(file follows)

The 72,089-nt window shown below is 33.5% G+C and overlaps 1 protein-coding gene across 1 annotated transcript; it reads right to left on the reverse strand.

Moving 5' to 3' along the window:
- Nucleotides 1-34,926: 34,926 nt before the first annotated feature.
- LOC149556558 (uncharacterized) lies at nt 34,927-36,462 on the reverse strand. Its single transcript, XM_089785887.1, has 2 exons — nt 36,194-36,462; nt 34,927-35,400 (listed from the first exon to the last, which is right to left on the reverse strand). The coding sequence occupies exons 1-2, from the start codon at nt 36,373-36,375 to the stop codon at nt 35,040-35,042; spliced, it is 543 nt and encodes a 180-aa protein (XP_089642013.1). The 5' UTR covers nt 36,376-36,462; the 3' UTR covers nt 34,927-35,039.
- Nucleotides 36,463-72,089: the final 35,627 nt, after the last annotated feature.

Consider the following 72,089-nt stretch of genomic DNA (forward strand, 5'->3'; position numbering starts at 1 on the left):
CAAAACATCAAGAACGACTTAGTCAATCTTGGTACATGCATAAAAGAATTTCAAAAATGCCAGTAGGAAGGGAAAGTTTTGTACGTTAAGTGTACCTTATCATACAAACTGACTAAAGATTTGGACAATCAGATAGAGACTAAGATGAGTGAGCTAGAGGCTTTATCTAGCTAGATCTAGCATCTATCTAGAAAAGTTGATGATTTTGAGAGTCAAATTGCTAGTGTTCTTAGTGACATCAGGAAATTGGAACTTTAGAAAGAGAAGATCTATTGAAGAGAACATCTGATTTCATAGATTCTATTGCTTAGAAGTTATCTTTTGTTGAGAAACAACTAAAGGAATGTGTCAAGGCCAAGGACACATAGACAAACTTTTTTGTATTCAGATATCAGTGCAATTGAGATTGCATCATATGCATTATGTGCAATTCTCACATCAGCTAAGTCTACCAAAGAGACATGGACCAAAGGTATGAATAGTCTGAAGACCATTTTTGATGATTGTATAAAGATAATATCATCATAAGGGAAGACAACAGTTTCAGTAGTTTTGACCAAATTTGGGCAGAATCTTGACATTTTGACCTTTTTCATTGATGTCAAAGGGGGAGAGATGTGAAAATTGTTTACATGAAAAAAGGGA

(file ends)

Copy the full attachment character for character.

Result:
The 72,089-nt window shown below is 33.5% G+C and overlaps 1 protein-coding gene across 1 annotated transcript; it reads right to left on the reverse strand.

Moving 5' to 3' along the window:
- Nucleotides 1-34,926: 34,926 nt before the first annotated feature.
- LOC149556558 (uncharacterized) lies at nt 34,927-36,462 on the reverse strand. Its single transcript, XM_089785887.1, has 2 exons — nt 36,194-36,462; nt 34,927-35,400 (listed from the first exon to the last, which is right to left on the reverse strand). The coding sequence occupies exons 1-2, from the start codon at nt 36,373-36,375 to the stop codon at nt 35,040-35,042; spliced, it is 543 nt and encodes a 180-aa protein (XP_089642013.1). The 5' UTR covers nt 36,376-36,462; the 3' UTR covers nt 34,927-35,039.
- Nucleotides 36,463-72,089: the final 35,627 nt, after the last annotated feature.

Consider the following 72,089-nt stretch of genomic DNA (forward strand, 5'->3'; position numbering starts at 1 on the left):
CAAAACATCAAGAACGACTTAGTCAATCTTGGTACATGCATAAAAGAATTTCAAAAATGCCAGTAGGAAGGGAAAGTTTTGTACGTTAAGTGTACCTTATCATACAAACTGACTAAAGATTTGGACAATCAGATAGAGACTAAGATGAGTGAGCTAGAGGCTTTATCTAGCTAGATCTAGCATCTATCTAGAAAAGTTGATGATTTTGAGAGTCAAATTGCTAGTGTTCTTAGTGACATCAGGAAATTGGAACTTTAGAAAGAGAAGATCTATTGAAGAGAACATCTGATTTCATAGATTCTATTGCTTAGAAGTTATCTTTTGTTGAGAAACAACTAAAGGAATGTGTCAAGGCCAAGGACACATAGACAAACTTTTTTGTATTCAGATATCAGTGCAATTGAGATTGCATCATATGCATTATGTGCAATTCTCACATCAGCTAAGTCTACCAAAGAGACATGGACCAAAGGTATGAATAGTCTGAAGACCATTTTTGATGATTGTATAAAGATAATATCATCATAAGGGAAGACAACAGTTTCAGTAGTTTTGACCAAATTTGGGCAGAATCTTGACATTTTGACCTTTTTCATTGATGTCAAAGGGGGAGAGATGTGAAAATTGTTTACATGAAAAAAGGGA